Meet The African Recipients Of The 2019 Emerging Space Leaders Grant Award

Meet The African Recipients Of The 2019 Emerging Space Leaders Grant Award

In October 2008 the International Astronautical Federation (IAF) approved a new initiative to actively engage, inspire and support the next generation of students and young professionals to prepare them to be the future leaders of the international space community. As part of this initiative, the IAF began a new programme to provide grants that enable students and young space professionals to participate in IAF activities, in particular, the International Astronautical Congress (IAC).

In 2014, IAF signed an agreement with HE Space Children’s Foundation (HESCF), a Dutch non-profit Organisation, which financially supports the ESL Programme by funding two additional students to attend the IAC.

Since 2017, the Emerging Space Leaders Grant Programme (ESL Grants) enables 25 students and young professionals between the ages of 21 and 35 to participate in the IAC, as well as in the UN/IAF Workshop and the Space Generation Congress, both held the week prior to the Congress.

This year, 25 students and young professionals have been chosen by the IAF Emerging Space Leaders Sub-Committee composed of nine highly experienced space stakeholders. They will travel to Washington D.C. in October 2019 to participate in the IAC and have the opportunity to extend their network, gain knowledge and meet space experts.

Of the 25 selected people, 5 are of African descent. They include Ana-Mia Louw (South Africa), Femi Ishola (Nigeria), Hansley Noruthun (Mauritius), Mpho Tshisaphungo (South Africa) and Yasir Abbas (Sudan).

Ana-Mia Louw obtained a bachelor’s degree in Mechatronic Engineering at the University of Stellenbosch in 2014. After graduation, she immediately joined the Simera team as an optical designer. Her passion for management and optics led to her spearheading Simera Sense, Simera Group’s product development company for imaging systems, focusing on earth observation payloads for small satellites with the xScape range of payloads. Since the start of 2018, she has been managing Simera Sense, and currently has 12 engineers working under her. She recently completed a financial management course at the University of Stellenbosch Business school. Before embarking the current development of nano-satellites in Simera Sense, Ana-Mia worked on three larger earth observation satellite payloads that were launched in 2018.

 

Femi IsholaFemi Ishola is a doctoral research assistant at the Laboratory of Spacecraft Environment and Interaction Engineering (LaSEINE), Kyushu Institute of Technology (KYUTECH), Japan. He is an accredited professional engineer and researcher at the National Space Research and Development Agency, Federal Ministry of Science and Technology, Nigeria. At the Space Agency’s Centre for Space Transport and Propulsion, he was the pioneer and project manager of the Ground Control Station with interconnected Sounding-Rocket Avionics System. Femi is also an alumnus of the International Space University (ISU) Masters Programme, Strasbourg, France.

 

Hansley NoruthunHansley Noruthun is a bio-scientist, elected associate of King’s College and alumnus of London South Bank University and International Space University. He is currently the National Point of Contact (NPoC) for the Republic of Mauritius for the Space Generation Advisory Council in support of the United Nations Programme on Space Applications. He was awarded the U.K Space Agency and European Space Agency scholarship to complete the Space Studies Program 2015 hosted by NASA Glenn Research Centre. His portfolio includes projects such as an astronaut training programme, commercial airline travel study, BBC Stargazing partner, and several global outreaches and awareness programmes like the recent African Space Generation Workshop 2018 – Launching Africa: Space Exploration, Innovation and Business.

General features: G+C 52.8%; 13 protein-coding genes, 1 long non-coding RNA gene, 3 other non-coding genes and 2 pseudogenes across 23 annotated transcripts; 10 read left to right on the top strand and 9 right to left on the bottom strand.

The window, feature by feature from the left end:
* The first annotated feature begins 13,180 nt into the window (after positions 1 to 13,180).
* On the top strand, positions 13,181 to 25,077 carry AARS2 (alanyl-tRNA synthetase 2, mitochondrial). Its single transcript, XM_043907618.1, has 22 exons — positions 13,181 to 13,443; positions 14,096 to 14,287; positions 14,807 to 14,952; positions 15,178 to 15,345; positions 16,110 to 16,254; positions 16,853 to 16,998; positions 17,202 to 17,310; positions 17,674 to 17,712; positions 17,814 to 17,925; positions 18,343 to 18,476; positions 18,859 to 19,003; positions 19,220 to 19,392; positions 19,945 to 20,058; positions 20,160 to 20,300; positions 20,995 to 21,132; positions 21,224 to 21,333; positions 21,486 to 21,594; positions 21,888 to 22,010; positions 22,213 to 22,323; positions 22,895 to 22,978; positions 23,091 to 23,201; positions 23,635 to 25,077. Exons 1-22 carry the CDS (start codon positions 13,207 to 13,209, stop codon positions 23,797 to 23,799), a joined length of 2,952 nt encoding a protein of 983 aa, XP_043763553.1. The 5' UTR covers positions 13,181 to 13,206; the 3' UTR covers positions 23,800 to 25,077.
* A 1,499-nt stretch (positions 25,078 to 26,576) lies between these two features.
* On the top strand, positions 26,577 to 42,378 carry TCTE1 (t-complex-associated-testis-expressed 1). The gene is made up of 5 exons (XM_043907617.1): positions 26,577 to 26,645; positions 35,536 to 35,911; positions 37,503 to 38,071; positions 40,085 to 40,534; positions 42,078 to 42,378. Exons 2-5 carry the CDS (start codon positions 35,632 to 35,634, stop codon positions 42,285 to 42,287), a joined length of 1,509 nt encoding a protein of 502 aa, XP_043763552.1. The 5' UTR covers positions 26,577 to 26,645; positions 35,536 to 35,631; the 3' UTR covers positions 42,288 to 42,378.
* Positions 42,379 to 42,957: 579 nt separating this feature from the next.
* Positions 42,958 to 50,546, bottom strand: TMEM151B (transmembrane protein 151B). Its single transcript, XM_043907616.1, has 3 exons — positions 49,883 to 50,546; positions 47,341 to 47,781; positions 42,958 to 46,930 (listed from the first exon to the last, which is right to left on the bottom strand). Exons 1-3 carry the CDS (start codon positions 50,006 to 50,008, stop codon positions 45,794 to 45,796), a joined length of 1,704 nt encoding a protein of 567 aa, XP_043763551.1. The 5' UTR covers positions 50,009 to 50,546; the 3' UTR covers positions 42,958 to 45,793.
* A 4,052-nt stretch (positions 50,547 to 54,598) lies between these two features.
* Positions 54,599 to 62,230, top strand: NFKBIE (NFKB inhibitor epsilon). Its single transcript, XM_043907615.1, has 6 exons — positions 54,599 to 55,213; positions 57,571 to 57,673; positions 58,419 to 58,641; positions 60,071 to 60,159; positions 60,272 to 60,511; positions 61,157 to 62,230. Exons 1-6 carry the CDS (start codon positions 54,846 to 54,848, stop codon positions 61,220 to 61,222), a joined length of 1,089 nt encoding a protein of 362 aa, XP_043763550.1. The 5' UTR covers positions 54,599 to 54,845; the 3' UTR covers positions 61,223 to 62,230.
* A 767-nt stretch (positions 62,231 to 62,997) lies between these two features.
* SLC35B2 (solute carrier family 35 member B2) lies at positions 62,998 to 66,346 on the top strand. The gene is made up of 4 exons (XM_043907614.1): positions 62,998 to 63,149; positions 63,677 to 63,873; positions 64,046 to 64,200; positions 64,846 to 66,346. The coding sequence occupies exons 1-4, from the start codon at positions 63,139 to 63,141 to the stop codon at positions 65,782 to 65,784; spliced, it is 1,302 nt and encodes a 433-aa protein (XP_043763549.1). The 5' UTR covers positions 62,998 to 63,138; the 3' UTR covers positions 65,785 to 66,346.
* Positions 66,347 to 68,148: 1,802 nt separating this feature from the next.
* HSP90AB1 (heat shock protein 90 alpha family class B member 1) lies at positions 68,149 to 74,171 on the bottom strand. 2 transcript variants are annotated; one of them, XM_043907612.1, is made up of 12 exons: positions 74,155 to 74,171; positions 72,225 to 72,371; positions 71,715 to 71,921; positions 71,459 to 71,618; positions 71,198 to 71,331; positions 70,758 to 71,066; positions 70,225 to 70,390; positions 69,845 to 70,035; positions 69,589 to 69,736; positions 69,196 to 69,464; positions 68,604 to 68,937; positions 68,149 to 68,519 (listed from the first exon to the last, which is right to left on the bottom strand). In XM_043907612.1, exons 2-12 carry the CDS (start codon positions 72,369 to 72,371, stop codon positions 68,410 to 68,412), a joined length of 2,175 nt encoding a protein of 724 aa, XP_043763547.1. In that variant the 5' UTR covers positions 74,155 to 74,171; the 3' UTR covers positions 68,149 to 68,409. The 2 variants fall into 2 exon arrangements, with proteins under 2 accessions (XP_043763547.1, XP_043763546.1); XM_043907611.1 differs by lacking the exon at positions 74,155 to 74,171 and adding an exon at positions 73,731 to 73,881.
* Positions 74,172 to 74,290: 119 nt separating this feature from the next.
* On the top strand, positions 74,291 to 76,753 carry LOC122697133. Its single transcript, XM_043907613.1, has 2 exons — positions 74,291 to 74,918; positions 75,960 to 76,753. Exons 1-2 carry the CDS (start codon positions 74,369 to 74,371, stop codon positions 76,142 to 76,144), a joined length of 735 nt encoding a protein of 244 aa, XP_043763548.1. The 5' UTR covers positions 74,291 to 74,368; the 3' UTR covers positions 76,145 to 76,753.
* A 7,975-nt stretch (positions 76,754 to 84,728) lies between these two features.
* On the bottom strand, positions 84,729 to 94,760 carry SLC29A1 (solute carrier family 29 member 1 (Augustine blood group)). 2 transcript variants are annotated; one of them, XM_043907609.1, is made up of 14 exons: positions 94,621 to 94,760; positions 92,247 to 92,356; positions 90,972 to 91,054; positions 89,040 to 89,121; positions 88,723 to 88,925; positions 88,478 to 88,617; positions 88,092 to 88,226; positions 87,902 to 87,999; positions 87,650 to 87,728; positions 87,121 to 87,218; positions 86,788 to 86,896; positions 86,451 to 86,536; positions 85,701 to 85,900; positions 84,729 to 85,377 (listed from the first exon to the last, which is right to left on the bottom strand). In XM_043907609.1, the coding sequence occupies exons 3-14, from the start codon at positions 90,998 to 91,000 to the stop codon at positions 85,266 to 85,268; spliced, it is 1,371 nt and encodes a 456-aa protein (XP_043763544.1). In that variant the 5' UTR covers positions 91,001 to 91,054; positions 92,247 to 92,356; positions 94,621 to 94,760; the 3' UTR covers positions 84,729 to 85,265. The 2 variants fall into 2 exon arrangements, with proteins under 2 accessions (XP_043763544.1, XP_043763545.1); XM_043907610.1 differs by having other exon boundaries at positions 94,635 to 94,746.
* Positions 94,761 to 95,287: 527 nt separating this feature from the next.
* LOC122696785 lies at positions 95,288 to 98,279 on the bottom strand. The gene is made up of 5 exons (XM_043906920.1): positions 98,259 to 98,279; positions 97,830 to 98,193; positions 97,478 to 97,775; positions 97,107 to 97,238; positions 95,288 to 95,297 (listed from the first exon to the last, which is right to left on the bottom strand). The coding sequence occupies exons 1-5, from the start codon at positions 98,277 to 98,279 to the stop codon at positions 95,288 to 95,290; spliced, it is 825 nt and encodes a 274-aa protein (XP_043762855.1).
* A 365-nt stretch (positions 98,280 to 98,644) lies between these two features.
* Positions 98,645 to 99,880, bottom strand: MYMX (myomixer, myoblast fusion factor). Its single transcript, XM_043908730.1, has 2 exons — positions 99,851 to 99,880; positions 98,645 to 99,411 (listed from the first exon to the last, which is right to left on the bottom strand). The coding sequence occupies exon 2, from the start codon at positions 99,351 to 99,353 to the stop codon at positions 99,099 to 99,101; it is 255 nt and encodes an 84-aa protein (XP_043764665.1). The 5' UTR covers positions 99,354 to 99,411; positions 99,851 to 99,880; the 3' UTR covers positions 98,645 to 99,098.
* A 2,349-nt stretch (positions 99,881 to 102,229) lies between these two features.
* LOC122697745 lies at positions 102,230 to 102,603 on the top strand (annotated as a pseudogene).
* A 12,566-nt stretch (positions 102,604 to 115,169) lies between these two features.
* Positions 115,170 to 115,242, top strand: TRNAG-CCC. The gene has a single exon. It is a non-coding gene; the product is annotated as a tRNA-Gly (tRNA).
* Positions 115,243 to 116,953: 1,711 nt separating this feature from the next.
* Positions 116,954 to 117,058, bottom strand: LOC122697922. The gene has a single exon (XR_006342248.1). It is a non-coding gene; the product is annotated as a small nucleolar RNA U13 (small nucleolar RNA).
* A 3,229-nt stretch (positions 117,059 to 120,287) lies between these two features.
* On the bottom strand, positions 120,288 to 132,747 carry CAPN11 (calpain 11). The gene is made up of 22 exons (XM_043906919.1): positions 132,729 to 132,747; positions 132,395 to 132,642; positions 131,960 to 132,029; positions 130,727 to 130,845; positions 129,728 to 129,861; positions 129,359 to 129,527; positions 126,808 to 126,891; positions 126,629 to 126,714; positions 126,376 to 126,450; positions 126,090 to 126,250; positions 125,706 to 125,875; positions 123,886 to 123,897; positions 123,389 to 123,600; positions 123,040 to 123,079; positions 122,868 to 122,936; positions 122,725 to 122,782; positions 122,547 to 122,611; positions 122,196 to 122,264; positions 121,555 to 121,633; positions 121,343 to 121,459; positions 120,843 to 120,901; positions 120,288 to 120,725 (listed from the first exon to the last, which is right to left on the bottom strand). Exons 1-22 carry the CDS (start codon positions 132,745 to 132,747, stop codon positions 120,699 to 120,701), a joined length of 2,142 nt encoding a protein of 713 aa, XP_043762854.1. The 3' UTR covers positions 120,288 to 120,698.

Mpho TshisaphungoMpho Tshisaphungo is currently a space weather practitioner at the South African National Space Agency (SANSA). She is responsible for coordinating and managing the Space Weather Centre as well as ensuring that the space weather services reach the end users. Her role includes monitoring and analysing space weather events and preparing space weather forecasts, warnings and alerts for government and private industry users. She has made presentations about the space weather activities and research projects that SANSA is involved in, at different international workshops and conferences such as European Space Weather Week (ESWW), European Geophysical Union (EGU), International Reference Ionosphere (IRI) workshop, International Heliospheric Year (IHY), and the South African Institute of Physics (SAIP).

 

Yasir AbbasYasir Abbas is a space systems engineer pursuing a PhD in the Kyushu Institute of Technology (KYUTECH) and doing research in the embedded system laboratory in the university. He’s got an M.Sc. in aerospace engineering from Istanbul Technical University (ITU), Turkey. Yasir has been a research engineer at the University of Khartoum. He worked with the Sudanese National Committee for Space (SUNACS) and with Ceres Space Technology Center (CSTC). He was a co-founder of the first Sudanese CubeSat project, a project that was the first step to establish several research centres and small satellite projects in Sudan. He is now a member of the Japanese team in the BIRDS4 CubeSat multinational project carried out by KYUTECH.

Congratulations are in order for these ambassadors of the continent, and it is hoped that they keep soaring in their individual endeavours as they navigate the space industry.

View the full list here and learn more about the Emerging Space Leaders Award.

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